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December 19, 2016

"Mass incarceration and children’s outcomes: Criminal justice policy is education policy"

The title of this post is the title of this intriguing report released late last week by the Economic Policy Institute (EPI).  This press release from EPI provide a kind of report summary under the heading "Mass incarceration contributes significantly to the racial achievement gap," and here is its text:

In Mass incarceration and children’s outcomes, EPI research associates Leila Morsy and Richard Rothstein outline the connections between mass incarceration and racial achievement gaps. There is overwhelming evidence that having an incarcerated parent leads to an array of cognitive and noncognitive outcomes known to affect children’s performance in school. Independent of other social and economic characteristics, children of incarcerated parents are more likely to misbehave in school, drop out of school, develop learning disabilities, experience homelessness, or suffer from conditions such as migraines, asthma, high cholesterol, depression, anxiety, and post-traumatic stress disorder.

“Simply put, criminal justice policy is education policy,” said Morsy. “It is impossible to disentangle the racial achievement gap from the extraordinary rise in incarceration in the United States. Education policymakers, educators, and advocates should pay greater attention to the mass incarceration of young African Americans.”

African American children are six times as likely as white children to have a parent who is or has been incarcerated. One-in-four African American students have a parent who is or has been incarcerated, and as many as one-in-ten have a parent who is currently incarcerated. Because African American children are disproportionately likely to have had an incarcerated parent, the authors argue, the United States’ history of mass incarceration has contributed significantly to gaps in achievement between African American and white students.

“Despite increased national interest in criminal justice reform, President-elect Trump has promised to move in the opposite direction by advocating for a nationwide “stop-and-frisk” program,” said Rothstein. “While the chance of reform on a federal level may have stalled, advocates should look for opportunities for reform at the state and local levels, because many more parents are incarcerated in state than in federal prisons.”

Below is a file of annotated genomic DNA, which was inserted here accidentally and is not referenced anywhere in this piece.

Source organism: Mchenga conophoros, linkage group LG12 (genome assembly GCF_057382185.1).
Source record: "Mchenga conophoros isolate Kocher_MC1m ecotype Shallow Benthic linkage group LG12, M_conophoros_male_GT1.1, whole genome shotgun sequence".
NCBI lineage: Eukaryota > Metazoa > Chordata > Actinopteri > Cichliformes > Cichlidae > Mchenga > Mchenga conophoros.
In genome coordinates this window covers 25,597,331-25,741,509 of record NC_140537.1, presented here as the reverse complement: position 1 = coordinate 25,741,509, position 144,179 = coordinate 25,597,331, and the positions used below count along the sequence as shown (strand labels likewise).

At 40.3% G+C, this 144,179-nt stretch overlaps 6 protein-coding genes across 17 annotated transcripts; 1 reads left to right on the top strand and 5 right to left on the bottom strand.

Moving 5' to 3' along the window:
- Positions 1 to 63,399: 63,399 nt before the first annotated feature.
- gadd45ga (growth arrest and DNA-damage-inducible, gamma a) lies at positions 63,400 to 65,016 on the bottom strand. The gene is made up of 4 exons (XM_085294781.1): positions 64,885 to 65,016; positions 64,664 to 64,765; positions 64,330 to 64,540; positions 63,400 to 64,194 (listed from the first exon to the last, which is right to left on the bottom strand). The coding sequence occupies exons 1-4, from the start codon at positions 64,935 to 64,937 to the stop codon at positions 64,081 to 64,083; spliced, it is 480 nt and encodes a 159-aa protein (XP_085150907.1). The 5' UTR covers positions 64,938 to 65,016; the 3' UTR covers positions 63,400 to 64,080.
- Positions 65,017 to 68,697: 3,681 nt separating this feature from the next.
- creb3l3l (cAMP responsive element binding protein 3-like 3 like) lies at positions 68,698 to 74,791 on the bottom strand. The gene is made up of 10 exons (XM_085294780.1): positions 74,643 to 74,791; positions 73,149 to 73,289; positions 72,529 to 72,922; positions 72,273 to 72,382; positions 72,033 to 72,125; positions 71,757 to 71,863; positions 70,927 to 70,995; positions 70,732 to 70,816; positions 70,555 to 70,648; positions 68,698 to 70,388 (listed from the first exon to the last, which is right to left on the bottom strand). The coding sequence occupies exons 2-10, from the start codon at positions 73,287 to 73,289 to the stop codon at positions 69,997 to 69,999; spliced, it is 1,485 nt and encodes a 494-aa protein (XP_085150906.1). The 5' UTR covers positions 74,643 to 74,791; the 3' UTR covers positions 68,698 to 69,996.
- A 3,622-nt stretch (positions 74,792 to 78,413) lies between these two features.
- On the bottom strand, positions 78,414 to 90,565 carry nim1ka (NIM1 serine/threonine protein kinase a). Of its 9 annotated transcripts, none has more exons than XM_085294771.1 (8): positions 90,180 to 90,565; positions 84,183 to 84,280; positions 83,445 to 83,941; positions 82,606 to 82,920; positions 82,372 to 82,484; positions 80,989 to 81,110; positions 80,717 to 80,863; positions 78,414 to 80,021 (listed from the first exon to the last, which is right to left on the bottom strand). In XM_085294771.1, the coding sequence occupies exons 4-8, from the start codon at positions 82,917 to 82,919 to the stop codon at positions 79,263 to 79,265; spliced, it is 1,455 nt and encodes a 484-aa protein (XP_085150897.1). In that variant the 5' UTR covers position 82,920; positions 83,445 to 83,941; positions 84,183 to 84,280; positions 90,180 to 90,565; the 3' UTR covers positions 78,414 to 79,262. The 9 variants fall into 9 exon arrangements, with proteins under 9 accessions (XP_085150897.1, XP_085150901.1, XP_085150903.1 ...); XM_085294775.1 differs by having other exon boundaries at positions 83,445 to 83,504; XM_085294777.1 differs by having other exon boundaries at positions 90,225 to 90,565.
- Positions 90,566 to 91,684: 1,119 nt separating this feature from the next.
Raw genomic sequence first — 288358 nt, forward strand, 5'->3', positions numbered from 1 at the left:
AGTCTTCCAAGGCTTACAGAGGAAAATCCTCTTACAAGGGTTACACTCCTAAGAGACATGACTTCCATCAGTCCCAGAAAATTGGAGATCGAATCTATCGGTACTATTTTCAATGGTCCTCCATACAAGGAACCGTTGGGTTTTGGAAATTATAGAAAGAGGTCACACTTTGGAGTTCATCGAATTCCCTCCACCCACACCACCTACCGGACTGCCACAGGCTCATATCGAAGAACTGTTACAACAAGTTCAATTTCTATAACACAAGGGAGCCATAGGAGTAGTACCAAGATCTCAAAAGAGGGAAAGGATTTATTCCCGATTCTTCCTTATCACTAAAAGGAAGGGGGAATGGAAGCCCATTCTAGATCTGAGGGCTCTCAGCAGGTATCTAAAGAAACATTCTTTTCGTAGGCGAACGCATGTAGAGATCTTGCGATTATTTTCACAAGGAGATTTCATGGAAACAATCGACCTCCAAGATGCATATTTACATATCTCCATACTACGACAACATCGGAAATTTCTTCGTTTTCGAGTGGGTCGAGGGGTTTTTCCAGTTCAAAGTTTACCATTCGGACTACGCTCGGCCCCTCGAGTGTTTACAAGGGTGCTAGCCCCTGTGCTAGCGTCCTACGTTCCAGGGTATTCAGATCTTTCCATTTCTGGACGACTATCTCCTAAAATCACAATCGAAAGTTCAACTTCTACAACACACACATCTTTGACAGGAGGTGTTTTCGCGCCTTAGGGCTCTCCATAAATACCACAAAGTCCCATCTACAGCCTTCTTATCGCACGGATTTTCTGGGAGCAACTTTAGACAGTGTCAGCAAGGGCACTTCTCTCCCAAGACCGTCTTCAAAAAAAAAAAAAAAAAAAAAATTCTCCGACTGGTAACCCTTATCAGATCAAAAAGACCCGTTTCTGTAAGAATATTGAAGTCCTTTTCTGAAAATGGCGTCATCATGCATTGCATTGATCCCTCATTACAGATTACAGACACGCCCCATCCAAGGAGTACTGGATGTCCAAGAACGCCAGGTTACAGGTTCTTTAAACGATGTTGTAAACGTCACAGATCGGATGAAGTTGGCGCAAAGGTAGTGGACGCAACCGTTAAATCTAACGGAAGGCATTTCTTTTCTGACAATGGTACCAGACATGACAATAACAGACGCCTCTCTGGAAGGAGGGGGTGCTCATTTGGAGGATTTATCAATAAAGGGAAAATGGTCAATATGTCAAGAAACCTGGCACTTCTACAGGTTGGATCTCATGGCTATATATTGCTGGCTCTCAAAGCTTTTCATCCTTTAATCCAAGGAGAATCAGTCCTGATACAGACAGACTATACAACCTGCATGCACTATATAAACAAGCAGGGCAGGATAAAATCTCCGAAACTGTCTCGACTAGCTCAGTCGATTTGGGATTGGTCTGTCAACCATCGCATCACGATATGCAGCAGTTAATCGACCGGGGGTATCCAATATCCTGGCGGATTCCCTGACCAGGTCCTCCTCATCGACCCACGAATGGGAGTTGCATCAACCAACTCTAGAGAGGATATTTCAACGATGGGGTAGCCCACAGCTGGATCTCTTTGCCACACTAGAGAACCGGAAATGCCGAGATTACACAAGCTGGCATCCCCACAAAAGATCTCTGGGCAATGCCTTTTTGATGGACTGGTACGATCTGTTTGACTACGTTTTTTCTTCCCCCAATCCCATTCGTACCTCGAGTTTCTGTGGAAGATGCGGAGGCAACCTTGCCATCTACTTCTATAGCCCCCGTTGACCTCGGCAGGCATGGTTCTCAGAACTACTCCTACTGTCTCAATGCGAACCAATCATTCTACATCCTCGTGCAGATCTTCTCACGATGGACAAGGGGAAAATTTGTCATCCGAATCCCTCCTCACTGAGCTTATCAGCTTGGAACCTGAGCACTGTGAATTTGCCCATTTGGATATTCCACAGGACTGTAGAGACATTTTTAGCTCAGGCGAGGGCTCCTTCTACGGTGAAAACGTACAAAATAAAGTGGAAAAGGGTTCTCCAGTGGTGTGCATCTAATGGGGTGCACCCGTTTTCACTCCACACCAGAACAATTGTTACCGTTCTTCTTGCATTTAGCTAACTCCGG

The authors advocate for a number of policies to address this problem by reducing incarceration, including eliminating disparities between minimum sentences for possession of crack versus powder cocaine, repealing mandatory minimum sentences for minor drug offenses and other nonviolent crimes, and increasing funding for social, educational, and employment programs for released offenders.

December 19, 2016 at 10:12 AM | Permalink

Comments

Some problems with this intellectually deficient report. Perhaps it was written by the offspring of a prisoner.

1) The average IQ in prison is 85. Any comparison of children outcome must control for low parental IQ. IQ, ADHD, and learning disability are genetically caused, and elevated in children adopted away into normal homes. These differences are not racial. People with very dark skins, from Africa and from the Caribbean, are now the new Koreans, busting curves in schools.

2) It also fails to control for bastardy rates. That factor is far more powerful than parental IQ, ADHD, and learning disabilities at predicting future failure.

3) It fails to address the great benefit to bastard children with low IQ's, ADHD, and learning disabilities, of having a criminal parent removed from the home, and in prison, not coming around. Imagine being stuck with no remedy in a home with an ultra-violent, immoral, sexually abusive, currently using addict, one who invites a bunch of similar people into the home to pass this child around.

Posted by: David Behar | Dec 20, 2016 7:05:31 AM

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